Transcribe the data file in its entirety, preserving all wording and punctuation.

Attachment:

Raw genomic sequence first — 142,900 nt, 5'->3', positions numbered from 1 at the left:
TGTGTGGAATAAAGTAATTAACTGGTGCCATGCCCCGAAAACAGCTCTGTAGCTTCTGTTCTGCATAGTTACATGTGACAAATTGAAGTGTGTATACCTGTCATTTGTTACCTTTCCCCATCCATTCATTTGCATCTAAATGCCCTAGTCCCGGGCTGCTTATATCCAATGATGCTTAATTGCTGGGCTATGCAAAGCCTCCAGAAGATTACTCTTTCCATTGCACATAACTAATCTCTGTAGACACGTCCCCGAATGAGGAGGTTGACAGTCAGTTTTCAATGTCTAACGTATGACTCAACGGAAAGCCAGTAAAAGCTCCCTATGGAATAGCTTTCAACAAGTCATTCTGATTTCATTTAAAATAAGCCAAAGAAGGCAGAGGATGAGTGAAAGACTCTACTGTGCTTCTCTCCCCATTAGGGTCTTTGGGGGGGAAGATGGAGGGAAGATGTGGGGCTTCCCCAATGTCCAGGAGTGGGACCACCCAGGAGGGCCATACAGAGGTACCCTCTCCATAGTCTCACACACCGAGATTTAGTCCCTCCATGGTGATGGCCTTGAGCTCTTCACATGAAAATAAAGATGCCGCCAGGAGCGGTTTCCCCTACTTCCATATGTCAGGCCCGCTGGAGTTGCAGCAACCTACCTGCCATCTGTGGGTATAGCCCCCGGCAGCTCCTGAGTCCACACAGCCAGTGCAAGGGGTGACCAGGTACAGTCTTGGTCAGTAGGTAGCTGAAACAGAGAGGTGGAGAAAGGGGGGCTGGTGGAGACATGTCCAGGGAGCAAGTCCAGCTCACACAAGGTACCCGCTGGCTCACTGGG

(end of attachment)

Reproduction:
Raw genomic sequence first — 142,900 nt, 5'->3', positions numbered from 1 at the left:
TGTGTGGAATAAAGTAATTAACTGGTGCCATGCCCCGAAAACAGCTCTGTAGCTTCTGTTCTGCATAGTTACATGTGACAAATTGAAGTGTGTATACCTGTCATTTGTTACCTTTCCCCATCCATTCATTTGCATCTAAATGCCCTAGTCCCGGGCTGCTTATATCCAATGATGCTTAATTGCTGGGCTATGCAAAGCCTCCAGAAGATTACTCTTTCCATTGCACATAACTAATCTCTGTAGACACGTCCCCGAATGAGGAGGTTGACAGTCAGTTTTCAATGTCTAACGTATGACTCAACGGAAAGCCAGTAAAAGCTCCCTATGGAATAGCTTTCAACAAGTCATTCTGATTTCATTTAAAATAAGCCAAAGAAGGCAGAGGATGAGTGAAAGACTCTACTGTGCTTCTCTCCCCATTAGGGTCTTTGGGGGGGAAGATGGAGGGAAGATGTGGGGCTTCCCCAATGTCCAGGAGTGGGACCACCCAGGAGGGCCATACAGAGGTACCCTCTCCATAGTCTCACACACCGAGATTTAGTCCCTCCATGGTGATGGCCTTGAGCTCTTCACATGAAAATAAAGATGCCGCCAGGAGCGGTTTCCCCTACTTCCATATGTCAGGCCCGCTGGAGTTGCAGCAACCTACCTGCCATCTGTGGGTATAGCCCCCGGCAGCTCCTGAGTCCACACAGCCAGTGCAAGGGGTGACCAGGTACAGTCTTGGTCAGTAGGTAGCTGAAACAGAGAGGTGGAGAAAGGGGGGCTGGTGGAGACATGTCCAGGGAGCAAGTCCAGCTCACACAAGGTACCCGCTGGCTCACTGGG